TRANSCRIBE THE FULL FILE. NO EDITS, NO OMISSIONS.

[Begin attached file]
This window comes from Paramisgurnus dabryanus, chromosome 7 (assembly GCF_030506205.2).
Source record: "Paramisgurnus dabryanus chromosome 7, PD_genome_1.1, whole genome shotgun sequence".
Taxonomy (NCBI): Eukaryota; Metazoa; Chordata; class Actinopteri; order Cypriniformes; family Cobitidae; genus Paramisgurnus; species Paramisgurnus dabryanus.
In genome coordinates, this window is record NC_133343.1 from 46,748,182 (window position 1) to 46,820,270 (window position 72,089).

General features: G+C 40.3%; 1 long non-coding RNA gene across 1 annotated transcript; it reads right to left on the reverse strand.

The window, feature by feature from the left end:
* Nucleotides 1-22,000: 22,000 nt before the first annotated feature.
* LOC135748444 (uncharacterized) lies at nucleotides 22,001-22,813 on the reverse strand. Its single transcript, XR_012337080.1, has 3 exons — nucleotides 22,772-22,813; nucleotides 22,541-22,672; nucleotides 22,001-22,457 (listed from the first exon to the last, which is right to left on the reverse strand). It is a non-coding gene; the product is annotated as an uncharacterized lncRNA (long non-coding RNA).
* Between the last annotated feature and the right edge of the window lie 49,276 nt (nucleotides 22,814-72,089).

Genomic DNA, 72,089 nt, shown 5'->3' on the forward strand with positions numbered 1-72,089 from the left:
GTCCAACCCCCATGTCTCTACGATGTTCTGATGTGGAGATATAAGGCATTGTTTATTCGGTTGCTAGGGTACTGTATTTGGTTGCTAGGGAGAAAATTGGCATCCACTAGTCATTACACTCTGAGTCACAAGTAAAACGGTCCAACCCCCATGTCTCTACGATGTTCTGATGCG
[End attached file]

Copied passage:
This window comes from Paramisgurnus dabryanus, chromosome 7 (assembly GCF_030506205.2).
Source record: "Paramisgurnus dabryanus chromosome 7, PD_genome_1.1, whole genome shotgun sequence".
Taxonomy (NCBI): Eukaryota; Metazoa; Chordata; class Actinopteri; order Cypriniformes; family Cobitidae; genus Paramisgurnus; species Paramisgurnus dabryanus.
In genome coordinates, this window is record NC_133343.1 from 46,748,182 (window position 1) to 46,820,270 (window position 72,089).

General features: G+C 40.3%; 1 long non-coding RNA gene across 1 annotated transcript; it reads right to left on the reverse strand.

The window, feature by feature from the left end:
* Nucleotides 1-22,000: 22,000 nt before the first annotated feature.
* LOC135748444 (uncharacterized) lies at nucleotides 22,001-22,813 on the reverse strand. Its single transcript, XR_012337080.1, has 3 exons — nucleotides 22,772-22,813; nucleotides 22,541-22,672; nucleotides 22,001-22,457 (listed from the first exon to the last, which is right to left on the reverse strand). It is a non-coding gene; the product is annotated as an uncharacterized lncRNA (long non-coding RNA).
* Between the last annotated feature and the right edge of the window lie 49,276 nt (nucleotides 22,814-72,089).

Genomic DNA, 72,089 nt, shown 5'->3' on the forward strand with positions numbered 1-72,089 from the left:
GTCCAACCCCCATGTCTCTACGATGTTCTGATGTGGAGATATAAGGCATTGTTTATTCGGTTGCTAGGGTACTGTATTTGGTTGCTAGGGAGAAAATTGGCATCCACTAGTCATTACACTCTGAGTCACAAGTAAAACGGTCCAACCCCCATGTCTCTACGATGTTCTGATGCG